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    Sale 7569

    19th Century Furniture, Sculpture, Works of Art and Ceramics

    19 March 2008, London, King Street

  • Lot 177

    A PAIR OF FRENCH ORMOLU AND PATINATED BRONZE MODELS OF BACCHANTES

    IN THE MANNER OF JOSEPH-CHARLES MARIN, LAST QUARTER 19TH CENTURY

    Price Realised  

    Estimate

    A PAIR OF FRENCH ORMOLU AND PATINATED BRONZE MODELS OF BACCHANTES
    IN THE MANNER OF JOSEPH-CHARLES MARIN, LAST QUARTER 19TH CENTURY
    Each resting against a tree, holding aloft a sceptre, on a circular plinth cast in relief with musical putti, on a square mounted rouge griotte marble base
    25¼ in. (64 cm.) high (2)


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    This celebrated model, traditionally associated with Claude Michel, dit Clodion was in actual fact more probably executed by the sculpteur Joseph-Charles Marin (1759-1843). Manufactured as both candelabra and as ornamental bronzes, this model was retailed by the prominent marchand-mercier Dominique Daguerre, who sold a pair of candelabra of this model in his 1791 sale at Christie's. In classical mythology, bacchantes were the female devotees of Bacchus, god of wine, and like their male equivalents the satyrs, always accompanied him on his travels.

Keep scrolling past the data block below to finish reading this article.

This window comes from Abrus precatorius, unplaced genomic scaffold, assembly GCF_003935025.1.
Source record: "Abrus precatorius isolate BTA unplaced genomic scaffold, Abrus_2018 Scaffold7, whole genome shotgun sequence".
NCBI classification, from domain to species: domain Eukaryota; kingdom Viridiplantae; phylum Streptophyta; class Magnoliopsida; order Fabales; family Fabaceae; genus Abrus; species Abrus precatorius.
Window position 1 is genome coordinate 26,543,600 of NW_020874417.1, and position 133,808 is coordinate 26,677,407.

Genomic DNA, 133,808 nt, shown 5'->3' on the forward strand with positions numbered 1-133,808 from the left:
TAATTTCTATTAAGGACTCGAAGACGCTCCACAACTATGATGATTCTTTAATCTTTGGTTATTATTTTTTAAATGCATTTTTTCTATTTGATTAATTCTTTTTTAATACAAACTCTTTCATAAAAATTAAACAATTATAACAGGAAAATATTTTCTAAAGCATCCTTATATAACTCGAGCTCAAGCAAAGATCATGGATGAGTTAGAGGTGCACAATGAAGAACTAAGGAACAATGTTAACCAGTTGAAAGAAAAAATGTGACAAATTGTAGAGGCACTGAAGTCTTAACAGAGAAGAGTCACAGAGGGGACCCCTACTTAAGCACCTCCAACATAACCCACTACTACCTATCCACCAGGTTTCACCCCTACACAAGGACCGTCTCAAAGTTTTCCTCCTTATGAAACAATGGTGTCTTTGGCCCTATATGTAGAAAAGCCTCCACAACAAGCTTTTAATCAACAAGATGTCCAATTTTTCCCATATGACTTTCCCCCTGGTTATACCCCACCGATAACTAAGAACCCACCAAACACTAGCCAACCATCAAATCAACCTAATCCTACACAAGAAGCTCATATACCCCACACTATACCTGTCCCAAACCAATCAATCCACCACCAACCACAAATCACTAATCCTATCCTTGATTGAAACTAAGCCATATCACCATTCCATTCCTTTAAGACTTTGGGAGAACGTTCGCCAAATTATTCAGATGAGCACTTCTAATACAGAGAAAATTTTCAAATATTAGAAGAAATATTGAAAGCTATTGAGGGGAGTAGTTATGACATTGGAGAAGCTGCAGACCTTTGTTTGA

A closely related pair of Bacchantes are in the Wallace Collection, London. Standing on verde antico plinths, they are discussed in R. Wenley, French bronzes in the Wallace Collection, London, 2002, pp. 90-91 (S215-6). The Wallace also owns a pair of Bacchante candelabra of this model (F148-9).

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